Fifty years ago, in January 1964, soon-to-be Blessed Paul VI became a pilgrim, making an historic visit – the first by any pontiff since the earliest centuries of the Church – to Jerusalem and the Holy Land – or, as he put it, “This land where down through the centuries there resounded the voice of the prophets speaking in the name of the God of Abraham, Isaac, and Jacob.” A little more than a year later, the epochal decree, Nostra Aetate, was promulgated by the Second Vatican Council, in which the Catholic Church condemned anti-Semitism and pledged to work with love and respect in dialogue with Jews. These were groundbreaking events, seminal moments that transformed the Church and its relation to the Jewish people.
Now, 50 years later, Pope Francis becomes a pilgrim as he journeys to Israel, Jordan and Palestine.
The relationship between Catholics and Jews has changed dramatically, thanks not only to the efforts of Paul VI, but also those of Saint John XXIII, Saint John Paul II and Pope-emeritus Benedict XVI. John Paul and Benedict both visited Israel and worked hard to continue to forge better relations with the Jews.
Who can forget Saint John Paul’s 1986 visit to the Synagogue of the Chief Rabbi of Rome, or the moving image of him praying before the Western Wall in 2000 before leaving the following prayer:
God of our fathers,
You chose Abraham and his descendants
to bring Your name to the nations:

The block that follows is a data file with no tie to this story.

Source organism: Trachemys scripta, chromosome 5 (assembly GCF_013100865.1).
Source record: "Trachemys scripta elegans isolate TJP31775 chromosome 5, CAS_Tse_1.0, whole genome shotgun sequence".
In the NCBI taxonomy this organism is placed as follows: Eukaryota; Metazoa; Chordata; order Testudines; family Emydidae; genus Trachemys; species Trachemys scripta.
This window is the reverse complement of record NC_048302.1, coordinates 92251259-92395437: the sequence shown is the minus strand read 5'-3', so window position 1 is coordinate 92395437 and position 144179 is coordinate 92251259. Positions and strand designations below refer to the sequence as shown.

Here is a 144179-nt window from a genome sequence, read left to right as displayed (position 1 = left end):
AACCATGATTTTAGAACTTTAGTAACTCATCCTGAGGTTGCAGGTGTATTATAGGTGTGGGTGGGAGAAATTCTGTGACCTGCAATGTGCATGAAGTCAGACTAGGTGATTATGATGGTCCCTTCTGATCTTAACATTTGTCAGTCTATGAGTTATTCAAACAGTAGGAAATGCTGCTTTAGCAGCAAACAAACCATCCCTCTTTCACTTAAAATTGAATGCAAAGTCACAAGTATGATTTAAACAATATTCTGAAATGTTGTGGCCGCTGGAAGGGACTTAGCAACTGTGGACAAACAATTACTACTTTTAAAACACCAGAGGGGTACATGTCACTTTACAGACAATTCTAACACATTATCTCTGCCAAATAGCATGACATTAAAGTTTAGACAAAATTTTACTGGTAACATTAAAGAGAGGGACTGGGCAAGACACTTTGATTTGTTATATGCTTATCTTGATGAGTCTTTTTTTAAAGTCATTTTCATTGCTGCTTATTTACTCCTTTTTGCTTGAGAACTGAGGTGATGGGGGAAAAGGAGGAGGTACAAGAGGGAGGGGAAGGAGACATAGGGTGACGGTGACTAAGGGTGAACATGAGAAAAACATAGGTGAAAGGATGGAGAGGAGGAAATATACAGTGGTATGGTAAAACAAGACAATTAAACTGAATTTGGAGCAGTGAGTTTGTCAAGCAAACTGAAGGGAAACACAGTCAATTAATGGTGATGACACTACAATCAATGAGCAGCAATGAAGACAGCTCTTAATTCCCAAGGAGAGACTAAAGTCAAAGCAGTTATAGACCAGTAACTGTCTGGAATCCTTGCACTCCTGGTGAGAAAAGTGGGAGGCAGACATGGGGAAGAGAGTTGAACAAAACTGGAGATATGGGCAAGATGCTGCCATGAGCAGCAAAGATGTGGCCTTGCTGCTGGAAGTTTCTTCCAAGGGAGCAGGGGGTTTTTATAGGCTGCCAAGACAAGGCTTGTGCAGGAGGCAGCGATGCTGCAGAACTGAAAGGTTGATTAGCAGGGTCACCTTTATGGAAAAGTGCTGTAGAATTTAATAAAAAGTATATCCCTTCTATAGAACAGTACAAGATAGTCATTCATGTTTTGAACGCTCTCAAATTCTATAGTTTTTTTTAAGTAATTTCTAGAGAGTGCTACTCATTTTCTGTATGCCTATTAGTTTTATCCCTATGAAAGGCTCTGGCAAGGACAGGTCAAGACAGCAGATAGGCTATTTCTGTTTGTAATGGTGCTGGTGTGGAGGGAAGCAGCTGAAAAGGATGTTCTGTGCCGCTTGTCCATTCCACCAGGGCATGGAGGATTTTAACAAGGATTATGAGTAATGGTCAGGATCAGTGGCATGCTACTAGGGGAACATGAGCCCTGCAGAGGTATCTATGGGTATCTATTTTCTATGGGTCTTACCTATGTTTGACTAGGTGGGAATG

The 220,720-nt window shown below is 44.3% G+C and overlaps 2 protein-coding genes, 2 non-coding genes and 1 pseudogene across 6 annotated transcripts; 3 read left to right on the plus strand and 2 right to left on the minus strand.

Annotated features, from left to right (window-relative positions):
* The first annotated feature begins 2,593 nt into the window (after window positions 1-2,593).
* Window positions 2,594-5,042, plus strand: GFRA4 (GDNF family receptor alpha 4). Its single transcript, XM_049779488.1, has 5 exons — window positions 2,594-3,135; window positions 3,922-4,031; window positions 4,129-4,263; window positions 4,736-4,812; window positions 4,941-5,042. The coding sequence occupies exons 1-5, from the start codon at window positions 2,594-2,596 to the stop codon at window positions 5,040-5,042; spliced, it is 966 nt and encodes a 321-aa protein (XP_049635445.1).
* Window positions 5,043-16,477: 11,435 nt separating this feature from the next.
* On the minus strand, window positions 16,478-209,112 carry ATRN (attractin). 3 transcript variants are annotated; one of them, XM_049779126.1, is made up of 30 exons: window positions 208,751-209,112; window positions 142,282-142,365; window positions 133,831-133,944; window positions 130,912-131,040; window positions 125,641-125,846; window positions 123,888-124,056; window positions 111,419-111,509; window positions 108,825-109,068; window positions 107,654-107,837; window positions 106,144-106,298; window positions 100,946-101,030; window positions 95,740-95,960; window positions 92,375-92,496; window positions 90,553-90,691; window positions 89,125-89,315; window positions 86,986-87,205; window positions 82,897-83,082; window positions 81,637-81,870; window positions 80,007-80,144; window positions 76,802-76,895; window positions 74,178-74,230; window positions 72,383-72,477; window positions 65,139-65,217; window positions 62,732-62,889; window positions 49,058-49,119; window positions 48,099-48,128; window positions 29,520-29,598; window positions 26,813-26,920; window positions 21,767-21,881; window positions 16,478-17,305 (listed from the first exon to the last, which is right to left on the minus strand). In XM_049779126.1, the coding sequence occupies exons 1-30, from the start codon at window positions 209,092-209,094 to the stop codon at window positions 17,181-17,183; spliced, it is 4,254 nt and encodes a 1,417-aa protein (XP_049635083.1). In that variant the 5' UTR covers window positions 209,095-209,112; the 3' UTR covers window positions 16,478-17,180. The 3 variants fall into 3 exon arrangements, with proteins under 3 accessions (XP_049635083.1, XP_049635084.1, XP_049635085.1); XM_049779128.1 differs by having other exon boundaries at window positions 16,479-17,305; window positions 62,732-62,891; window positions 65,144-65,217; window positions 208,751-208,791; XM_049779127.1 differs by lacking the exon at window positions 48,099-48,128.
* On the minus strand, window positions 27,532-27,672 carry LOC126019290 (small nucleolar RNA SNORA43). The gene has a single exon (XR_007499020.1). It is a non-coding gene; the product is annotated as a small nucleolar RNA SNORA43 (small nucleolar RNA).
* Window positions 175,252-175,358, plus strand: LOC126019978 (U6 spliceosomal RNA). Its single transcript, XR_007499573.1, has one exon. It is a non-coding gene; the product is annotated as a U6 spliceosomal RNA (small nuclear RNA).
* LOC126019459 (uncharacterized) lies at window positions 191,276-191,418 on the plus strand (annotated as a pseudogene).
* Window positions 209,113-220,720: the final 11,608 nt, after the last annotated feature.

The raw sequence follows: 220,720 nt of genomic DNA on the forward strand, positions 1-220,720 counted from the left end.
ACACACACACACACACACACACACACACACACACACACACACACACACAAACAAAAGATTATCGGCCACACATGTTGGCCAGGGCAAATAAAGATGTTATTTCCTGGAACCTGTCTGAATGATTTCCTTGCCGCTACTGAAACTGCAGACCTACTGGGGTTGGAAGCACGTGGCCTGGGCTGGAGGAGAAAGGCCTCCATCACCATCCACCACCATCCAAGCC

we are deeply saddened
by the behavior of those
who in the course of history
have caused these children of Yours to suffer,
and asking Your forgiveness
we wish to commit ourselves
to genuine brotherhood
with the people of the Covenant.
Pope Benedict’s 2009 pilgrimage to Israel, and his visits to synagogues in Rome, Cologne and New York, deepened the relationship we have established and nurtured during the past half-century. The work of these popes has further affirmed the principle that God’s covenant with the Jews was irrevocable, and that Judaism was not extrinsic but intrinsic to Christianity.
It is within this context, I believe, that Pope Francis’ trip must be viewed. He will travel as a pilgrim, whose actions, as much as his words, will demonstrate his desire to continue the path of dialogue and friendship that has been established.
As his friend, Rabbi Abraham Skorka of Argentina, puts it, “I am convinced that this trip will usher in a new era in Jewish-Christian dialogue: the era of empathy.” What an uplifting thought, and so appropriate for this Holy Father, whose entire papacy has emphasized the need for the entire Church – including the pope – to be one with others.
My Jewish friends have told me how excited they are that Pope Francis will be visiting Israel and the Holy Land. As one rabbi friend here in New York tells me, “Don’t forget, Francis is our pope, too!” They see a man of deep faith, great love and honest openness. Their prayer has been that this visit will mark a continuation of the journey begun by Pope Paul VI and advanced by his successors to deepen the relationship and understanding between Christians and our elder brothers and sisters in faith. That is very much my prayer as well.
Cardinal Timothy Dolan is Archbishop of New York and devoted to Catholic-Jewish dialogue.